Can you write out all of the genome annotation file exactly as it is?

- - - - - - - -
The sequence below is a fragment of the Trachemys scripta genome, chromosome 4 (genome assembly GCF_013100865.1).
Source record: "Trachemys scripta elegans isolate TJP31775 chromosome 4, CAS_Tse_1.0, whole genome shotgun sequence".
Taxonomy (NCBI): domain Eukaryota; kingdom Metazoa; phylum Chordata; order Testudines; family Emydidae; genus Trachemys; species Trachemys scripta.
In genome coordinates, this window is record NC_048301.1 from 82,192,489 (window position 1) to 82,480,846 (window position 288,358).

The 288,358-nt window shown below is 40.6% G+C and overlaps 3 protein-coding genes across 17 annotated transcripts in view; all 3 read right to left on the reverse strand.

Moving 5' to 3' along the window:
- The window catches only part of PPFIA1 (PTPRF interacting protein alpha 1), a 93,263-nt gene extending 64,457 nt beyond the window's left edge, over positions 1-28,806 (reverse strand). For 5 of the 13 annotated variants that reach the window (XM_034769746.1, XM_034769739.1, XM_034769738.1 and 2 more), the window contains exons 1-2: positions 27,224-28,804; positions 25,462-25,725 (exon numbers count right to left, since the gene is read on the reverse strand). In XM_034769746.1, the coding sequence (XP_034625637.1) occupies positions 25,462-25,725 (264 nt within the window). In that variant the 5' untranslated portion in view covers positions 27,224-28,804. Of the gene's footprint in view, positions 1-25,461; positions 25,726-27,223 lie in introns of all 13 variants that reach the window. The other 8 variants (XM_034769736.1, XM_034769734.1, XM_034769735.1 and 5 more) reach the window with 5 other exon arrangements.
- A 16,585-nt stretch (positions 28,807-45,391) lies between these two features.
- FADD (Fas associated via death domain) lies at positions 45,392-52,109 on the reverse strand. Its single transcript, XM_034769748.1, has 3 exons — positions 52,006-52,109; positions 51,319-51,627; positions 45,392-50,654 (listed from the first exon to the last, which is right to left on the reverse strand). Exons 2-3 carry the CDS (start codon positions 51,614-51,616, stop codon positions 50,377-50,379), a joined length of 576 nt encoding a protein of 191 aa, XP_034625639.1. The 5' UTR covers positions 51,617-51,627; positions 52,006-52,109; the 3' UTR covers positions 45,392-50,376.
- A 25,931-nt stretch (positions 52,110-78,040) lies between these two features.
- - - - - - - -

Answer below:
The sequence below is a fragment of the Trachemys scripta genome, chromosome 4 (genome assembly GCF_013100865.1).
Source record: "Trachemys scripta elegans isolate TJP31775 chromosome 4, CAS_Tse_1.0, whole genome shotgun sequence".
Taxonomy (NCBI): domain Eukaryota; kingdom Metazoa; phylum Chordata; order Testudines; family Emydidae; genus Trachemys; species Trachemys scripta.
In genome coordinates, this window is record NC_048301.1 from 82,192,489 (window position 1) to 82,480,846 (window position 288,358).

The 288,358-nt window shown below is 40.6% G+C and overlaps 3 protein-coding genes across 17 annotated transcripts in view; all 3 read right to left on the reverse strand.

Moving 5' to 3' along the window:
- The window catches only part of PPFIA1 (PTPRF interacting protein alpha 1), a 93,263-nt gene extending 64,457 nt beyond the window's left edge, over positions 1-28,806 (reverse strand). For 5 of the 13 annotated variants that reach the window (XM_034769746.1, XM_034769739.1, XM_034769738.1 and 2 more), the window contains exons 1-2: positions 27,224-28,804; positions 25,462-25,725 (exon numbers count right to left, since the gene is read on the reverse strand). In XM_034769746.1, the coding sequence (XP_034625637.1) occupies positions 25,462-25,725 (264 nt within the window). In that variant the 5' untranslated portion in view covers positions 27,224-28,804. Of the gene's footprint in view, positions 1-25,461; positions 25,726-27,223 lie in introns of all 13 variants that reach the window. The other 8 variants (XM_034769736.1, XM_034769734.1, XM_034769735.1 and 5 more) reach the window with 5 other exon arrangements.
- A 16,585-nt stretch (positions 28,807-45,391) lies between these two features.
- FADD (Fas associated via death domain) lies at positions 45,392-52,109 on the reverse strand. Its single transcript, XM_034769748.1, has 3 exons — positions 52,006-52,109; positions 51,319-51,627; positions 45,392-50,654 (listed from the first exon to the last, which is right to left on the reverse strand). Exons 2-3 carry the CDS (start codon positions 51,614-51,616, stop codon positions 50,377-50,379), a joined length of 576 nt encoding a protein of 191 aa, XP_034625639.1. The 5' UTR covers positions 51,617-51,627; positions 52,006-52,109; the 3' UTR covers positions 45,392-50,376.
- A 25,931-nt stretch (positions 52,110-78,040) lies between these two features.